Ending burning of crop stubble through Happy Seeder technology
The Tata Trusts’ RGR Cell has developed a technology to reduce air pollution caused by the burning of straw and paddy residue in fields.
Farmers in Punjab cultivate rice in the Kharif season (June-November) because of the ‘minimum support price’ offered by the government. Today, over 80% of Punjab’s land area is under paddy cultivation during this period.
When the rice is harvested, straw and stubble is left behind. With no cost-effective and environmentally-friendly way to clear their fields in time to sow wheat for the winter season, farmers resort to burning the crop stubble. An estimated 23 million tonnes of crop residue are burnt each year in Punjab, Haryana and western Uttar Pradesh and the smoke is a significant source of air pollution across large swathes of northern India. The toxic haze leaves many people in the region with respiratory problems.
Burning crop residue also diminishes soil health and long-term agricultural productivity – rice straw is the repository of all nutrients that are lost in paddy farming, retaining 25% nitrogen and phosphorous, 80% potassium, 50% sulphur and 50-80% of micronutrients including zinc, copper, iron and manganese. When the straw is burnt, the soil is deprived of a sizeable amount of plant nutrients.
What was necessary was a way for farmers to use this agricultural waste. The Tata Trusts were in the forefront of the search for a sustainable solution. The Trusts’ Reviving the Green Revolution (RGR) cell in Punjab has been working with researchers at the Punjab Agricultural University (PAU) to develop a seed-sowing machine known as the ‘Happy Seeder’.
Happy Seeder is the ideal solution since it sows seed and removes the straw at the same time, scattering it evenly across the field, thus mulching the field and helping it retain its moisture, and encouraging seed germination. The straw naturally decomposes over time, enriching the soil. Studies have validated the benefits that the Happy Seeder has delivered through residue incorporation in the soil and savings on input costs.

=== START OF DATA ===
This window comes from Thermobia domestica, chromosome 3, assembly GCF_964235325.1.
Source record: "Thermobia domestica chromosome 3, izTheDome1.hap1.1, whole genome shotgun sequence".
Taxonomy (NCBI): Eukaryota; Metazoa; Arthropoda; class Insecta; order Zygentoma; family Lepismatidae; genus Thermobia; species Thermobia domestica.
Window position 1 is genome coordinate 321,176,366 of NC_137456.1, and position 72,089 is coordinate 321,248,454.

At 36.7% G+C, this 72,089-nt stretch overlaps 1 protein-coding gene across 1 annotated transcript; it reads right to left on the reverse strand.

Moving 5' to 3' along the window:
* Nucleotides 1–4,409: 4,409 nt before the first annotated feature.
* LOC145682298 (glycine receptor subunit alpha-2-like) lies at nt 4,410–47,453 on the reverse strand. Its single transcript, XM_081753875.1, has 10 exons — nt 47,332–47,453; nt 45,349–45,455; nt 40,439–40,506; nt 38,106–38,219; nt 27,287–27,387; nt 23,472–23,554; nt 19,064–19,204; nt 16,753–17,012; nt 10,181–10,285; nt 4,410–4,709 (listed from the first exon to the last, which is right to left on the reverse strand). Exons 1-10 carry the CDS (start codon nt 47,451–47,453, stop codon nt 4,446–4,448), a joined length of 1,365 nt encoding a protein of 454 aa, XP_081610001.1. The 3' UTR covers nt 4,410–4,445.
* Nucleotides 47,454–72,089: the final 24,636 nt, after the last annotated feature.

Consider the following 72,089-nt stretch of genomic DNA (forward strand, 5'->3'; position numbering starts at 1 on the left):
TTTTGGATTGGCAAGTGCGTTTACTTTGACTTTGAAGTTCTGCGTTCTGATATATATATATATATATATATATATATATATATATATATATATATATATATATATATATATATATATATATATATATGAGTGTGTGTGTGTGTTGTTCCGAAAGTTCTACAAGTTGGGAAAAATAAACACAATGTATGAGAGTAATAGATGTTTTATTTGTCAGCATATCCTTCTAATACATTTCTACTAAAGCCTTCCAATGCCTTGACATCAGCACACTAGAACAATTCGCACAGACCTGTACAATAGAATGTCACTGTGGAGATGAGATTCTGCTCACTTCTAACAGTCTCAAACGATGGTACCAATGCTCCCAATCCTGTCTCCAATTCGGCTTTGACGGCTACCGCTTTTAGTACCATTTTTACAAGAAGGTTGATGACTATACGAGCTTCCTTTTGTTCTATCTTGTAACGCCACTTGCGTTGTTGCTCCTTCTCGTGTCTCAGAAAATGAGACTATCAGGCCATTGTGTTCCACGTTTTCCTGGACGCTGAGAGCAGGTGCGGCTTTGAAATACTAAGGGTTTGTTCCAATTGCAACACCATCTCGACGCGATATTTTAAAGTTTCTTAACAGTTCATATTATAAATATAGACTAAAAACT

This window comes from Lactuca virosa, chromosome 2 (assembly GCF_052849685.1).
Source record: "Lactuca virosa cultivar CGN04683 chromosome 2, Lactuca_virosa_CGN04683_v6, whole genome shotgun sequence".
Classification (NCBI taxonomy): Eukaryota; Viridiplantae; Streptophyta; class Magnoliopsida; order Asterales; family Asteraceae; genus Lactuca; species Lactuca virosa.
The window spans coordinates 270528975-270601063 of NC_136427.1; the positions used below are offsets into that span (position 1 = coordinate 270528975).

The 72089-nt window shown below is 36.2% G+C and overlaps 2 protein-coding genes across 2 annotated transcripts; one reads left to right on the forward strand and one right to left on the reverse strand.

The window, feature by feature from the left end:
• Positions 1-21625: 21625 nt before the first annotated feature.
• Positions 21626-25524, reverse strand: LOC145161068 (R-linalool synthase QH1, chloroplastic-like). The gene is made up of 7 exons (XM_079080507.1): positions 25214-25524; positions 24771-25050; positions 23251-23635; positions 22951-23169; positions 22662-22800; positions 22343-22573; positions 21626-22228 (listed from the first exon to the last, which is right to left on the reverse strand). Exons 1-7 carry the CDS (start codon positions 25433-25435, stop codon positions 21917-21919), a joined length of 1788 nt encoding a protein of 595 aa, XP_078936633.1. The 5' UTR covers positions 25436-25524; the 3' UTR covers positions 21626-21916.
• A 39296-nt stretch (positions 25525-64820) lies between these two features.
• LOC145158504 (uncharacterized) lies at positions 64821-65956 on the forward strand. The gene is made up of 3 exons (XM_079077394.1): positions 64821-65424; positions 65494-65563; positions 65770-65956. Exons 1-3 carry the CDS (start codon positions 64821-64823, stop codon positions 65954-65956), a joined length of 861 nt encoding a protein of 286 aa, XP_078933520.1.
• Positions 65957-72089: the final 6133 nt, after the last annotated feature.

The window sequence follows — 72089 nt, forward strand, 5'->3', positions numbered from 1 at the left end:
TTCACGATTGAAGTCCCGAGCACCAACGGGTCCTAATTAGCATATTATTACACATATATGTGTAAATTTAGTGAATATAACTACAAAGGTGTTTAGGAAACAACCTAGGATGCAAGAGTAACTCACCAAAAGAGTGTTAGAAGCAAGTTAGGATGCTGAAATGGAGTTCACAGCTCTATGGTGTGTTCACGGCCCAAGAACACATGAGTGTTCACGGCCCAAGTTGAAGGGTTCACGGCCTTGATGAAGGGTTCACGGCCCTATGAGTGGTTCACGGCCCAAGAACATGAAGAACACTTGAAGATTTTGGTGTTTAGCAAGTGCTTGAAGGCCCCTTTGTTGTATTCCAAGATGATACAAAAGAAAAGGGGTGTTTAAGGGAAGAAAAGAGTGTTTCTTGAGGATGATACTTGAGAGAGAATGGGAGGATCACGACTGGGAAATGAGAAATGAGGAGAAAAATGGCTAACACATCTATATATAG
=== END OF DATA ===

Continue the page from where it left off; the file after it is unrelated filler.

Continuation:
Since the machine can be expensive, the state government offers a 50% subsidy for individual farmers, while farmers’ groups and cooperatives can avail of 75% subsidy.
A working coalition of the Trusts’ RGR cell, Nature Conservancy, the Borlaug Institute for South Asia, the International Maize and Wheat Improvement Center and the Council for Energy, Environment and Water has begun work to promote the adoption of these machines in a phased manner across Punjab.
The use of Happy Seeder has been demonstrated across 36 clusters of 15 villages each, spread over nine districts of Punjab. Farmer meets and demonstrations were organised over a two-year period across Jalandhar, Kapurthala, Patiala and Fategarh Sahib districts to educate farmers about the use and benefits of Happy Seeder. RGR also deployed handpicked, trained kheti doots (scouts) to educate farmers on available farm equipment, use of the machinery, and to address their apprehensions.
The intent is to create model zero-burn village clusters covering a significant area within four years.
Area of operation: Punjab
Leh Livelihood Initiative
Sujalam Sufalam Initiative
Integrated Productivity Management in Cropping Systems, Punjab
Coastal Salinity Prevention and Mitigation
Sukhi Baliraja Initiative
Lakhpati Kisan Initiative
Transforming Rural India Initiative
Mising Autonomous Council (MAC) Collaborative Project
System of Rice Intensification Initiative
Sakh se Vikas (Development through micro-finance)